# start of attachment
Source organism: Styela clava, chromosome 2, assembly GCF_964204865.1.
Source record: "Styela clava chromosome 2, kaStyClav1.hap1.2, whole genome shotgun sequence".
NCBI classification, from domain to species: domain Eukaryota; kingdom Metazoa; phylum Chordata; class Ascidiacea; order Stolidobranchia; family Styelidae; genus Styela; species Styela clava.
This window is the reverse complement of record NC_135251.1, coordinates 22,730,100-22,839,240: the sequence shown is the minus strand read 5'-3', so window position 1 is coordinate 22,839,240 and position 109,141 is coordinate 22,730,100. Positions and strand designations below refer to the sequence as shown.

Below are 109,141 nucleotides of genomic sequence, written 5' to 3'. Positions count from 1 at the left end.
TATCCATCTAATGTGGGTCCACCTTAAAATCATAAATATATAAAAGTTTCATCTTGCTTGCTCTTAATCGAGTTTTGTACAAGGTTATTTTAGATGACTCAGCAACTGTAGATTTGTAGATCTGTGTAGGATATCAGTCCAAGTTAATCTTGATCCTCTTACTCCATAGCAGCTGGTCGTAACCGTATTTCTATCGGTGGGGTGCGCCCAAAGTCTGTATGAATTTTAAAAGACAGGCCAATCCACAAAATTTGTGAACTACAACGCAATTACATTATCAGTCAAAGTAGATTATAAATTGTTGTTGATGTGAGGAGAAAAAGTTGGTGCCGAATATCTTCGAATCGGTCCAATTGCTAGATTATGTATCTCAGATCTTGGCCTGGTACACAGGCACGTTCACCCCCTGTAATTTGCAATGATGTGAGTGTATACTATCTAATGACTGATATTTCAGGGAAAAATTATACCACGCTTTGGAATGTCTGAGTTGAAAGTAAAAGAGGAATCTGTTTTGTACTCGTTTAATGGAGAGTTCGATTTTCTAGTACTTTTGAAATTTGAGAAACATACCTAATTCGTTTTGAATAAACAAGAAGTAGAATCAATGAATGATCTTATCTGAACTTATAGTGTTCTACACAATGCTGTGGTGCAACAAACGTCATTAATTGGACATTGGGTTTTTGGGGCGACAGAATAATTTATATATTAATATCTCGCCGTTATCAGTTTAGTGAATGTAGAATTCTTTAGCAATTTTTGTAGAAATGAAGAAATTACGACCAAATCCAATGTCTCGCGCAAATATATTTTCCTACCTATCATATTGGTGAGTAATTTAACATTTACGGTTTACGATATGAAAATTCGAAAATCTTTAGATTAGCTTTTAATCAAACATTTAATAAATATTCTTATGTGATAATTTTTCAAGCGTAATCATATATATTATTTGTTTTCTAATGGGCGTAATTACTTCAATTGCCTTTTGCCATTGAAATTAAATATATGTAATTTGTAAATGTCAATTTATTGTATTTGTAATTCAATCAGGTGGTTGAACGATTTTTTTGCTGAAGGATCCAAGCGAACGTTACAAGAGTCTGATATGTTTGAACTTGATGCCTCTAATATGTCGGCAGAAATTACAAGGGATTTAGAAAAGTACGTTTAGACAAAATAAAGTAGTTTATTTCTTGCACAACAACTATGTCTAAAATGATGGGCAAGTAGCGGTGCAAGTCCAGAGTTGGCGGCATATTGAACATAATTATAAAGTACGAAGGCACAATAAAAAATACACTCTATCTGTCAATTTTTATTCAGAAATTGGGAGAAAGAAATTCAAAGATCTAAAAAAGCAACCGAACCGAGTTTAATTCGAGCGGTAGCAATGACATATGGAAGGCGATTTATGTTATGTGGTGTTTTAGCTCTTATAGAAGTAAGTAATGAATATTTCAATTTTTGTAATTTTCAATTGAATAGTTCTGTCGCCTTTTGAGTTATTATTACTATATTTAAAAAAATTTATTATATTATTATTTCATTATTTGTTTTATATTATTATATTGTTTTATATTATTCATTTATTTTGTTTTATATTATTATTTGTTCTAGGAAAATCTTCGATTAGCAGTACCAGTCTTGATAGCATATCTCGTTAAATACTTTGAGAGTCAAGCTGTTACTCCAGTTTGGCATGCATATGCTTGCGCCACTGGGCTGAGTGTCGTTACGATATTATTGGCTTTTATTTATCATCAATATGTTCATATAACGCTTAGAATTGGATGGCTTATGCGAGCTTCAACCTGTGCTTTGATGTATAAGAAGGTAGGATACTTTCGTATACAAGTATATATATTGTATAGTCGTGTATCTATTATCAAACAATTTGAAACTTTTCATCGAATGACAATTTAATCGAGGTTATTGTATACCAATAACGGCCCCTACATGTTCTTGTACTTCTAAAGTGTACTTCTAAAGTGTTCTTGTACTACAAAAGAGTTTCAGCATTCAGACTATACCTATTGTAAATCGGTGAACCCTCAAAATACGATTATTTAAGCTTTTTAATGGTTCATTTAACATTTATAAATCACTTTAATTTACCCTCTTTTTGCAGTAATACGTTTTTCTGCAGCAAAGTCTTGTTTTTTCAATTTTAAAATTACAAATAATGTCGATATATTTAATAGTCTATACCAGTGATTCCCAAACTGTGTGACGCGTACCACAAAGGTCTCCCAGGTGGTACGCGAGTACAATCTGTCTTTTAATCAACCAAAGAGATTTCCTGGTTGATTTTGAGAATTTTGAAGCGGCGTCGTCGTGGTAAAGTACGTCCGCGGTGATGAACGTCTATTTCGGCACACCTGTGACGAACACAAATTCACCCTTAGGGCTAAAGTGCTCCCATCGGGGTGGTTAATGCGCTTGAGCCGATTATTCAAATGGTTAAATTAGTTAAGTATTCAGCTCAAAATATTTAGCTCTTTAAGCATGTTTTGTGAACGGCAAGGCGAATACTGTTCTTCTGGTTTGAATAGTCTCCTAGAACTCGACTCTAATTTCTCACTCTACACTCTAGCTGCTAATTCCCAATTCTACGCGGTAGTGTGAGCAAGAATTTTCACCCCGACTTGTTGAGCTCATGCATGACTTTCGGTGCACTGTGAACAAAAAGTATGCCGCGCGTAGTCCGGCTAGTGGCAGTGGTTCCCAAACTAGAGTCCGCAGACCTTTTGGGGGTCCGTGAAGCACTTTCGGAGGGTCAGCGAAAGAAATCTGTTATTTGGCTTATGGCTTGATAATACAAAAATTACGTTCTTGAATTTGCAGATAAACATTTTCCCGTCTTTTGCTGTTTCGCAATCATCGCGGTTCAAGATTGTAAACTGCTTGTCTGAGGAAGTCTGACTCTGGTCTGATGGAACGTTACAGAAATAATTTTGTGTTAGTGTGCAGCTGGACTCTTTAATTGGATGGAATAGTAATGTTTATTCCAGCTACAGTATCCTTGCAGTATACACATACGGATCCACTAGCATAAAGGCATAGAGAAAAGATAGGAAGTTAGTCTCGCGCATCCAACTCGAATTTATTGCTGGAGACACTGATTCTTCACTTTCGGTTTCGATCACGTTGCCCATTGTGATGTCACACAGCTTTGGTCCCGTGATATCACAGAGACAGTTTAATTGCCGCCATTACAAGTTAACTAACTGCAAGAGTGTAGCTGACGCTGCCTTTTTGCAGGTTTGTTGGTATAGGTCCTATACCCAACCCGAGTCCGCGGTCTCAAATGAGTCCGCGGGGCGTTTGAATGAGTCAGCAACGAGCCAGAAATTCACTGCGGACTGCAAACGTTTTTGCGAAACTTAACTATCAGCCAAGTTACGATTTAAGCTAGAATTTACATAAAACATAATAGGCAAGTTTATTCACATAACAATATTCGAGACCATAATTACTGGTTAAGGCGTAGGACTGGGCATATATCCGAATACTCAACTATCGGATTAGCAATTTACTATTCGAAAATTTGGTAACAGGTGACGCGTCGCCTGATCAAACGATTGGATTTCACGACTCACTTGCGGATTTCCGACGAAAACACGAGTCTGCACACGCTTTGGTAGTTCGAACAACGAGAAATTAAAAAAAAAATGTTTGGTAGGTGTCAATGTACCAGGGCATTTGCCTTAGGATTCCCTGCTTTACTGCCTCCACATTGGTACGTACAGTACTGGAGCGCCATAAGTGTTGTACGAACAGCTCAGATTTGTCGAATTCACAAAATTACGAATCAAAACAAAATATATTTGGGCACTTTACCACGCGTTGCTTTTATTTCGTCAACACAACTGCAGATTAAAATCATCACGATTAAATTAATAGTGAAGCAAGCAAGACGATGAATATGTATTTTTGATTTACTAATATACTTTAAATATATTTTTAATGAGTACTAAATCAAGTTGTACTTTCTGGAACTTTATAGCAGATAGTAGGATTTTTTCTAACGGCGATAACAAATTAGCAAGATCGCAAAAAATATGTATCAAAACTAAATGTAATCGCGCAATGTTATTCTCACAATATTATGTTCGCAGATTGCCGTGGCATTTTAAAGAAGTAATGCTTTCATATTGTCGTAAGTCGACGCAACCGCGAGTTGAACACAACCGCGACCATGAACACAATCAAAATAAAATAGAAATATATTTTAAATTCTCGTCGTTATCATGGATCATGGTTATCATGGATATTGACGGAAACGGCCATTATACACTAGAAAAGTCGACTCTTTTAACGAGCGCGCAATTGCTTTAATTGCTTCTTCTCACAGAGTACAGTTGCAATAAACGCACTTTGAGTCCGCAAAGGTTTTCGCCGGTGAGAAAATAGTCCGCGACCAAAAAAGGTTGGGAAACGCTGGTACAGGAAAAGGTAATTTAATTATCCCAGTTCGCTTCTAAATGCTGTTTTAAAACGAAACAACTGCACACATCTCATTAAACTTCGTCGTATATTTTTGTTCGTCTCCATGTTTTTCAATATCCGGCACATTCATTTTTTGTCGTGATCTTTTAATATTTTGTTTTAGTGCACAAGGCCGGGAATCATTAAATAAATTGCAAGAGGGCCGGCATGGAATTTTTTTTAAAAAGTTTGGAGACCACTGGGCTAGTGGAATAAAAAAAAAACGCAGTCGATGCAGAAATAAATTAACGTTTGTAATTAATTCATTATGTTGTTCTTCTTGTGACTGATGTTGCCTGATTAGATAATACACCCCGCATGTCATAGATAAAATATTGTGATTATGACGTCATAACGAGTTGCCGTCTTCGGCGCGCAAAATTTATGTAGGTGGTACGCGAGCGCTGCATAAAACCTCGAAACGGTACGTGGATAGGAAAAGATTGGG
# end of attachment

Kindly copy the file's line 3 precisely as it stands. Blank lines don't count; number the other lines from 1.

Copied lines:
NCBI classification, from domain to species: domain Eukaryota; kingdom Metazoa; phylum Chordata; class Ascidiacea; order Stolidobranchia; family Styelidae; genus Styela; species Styela clava.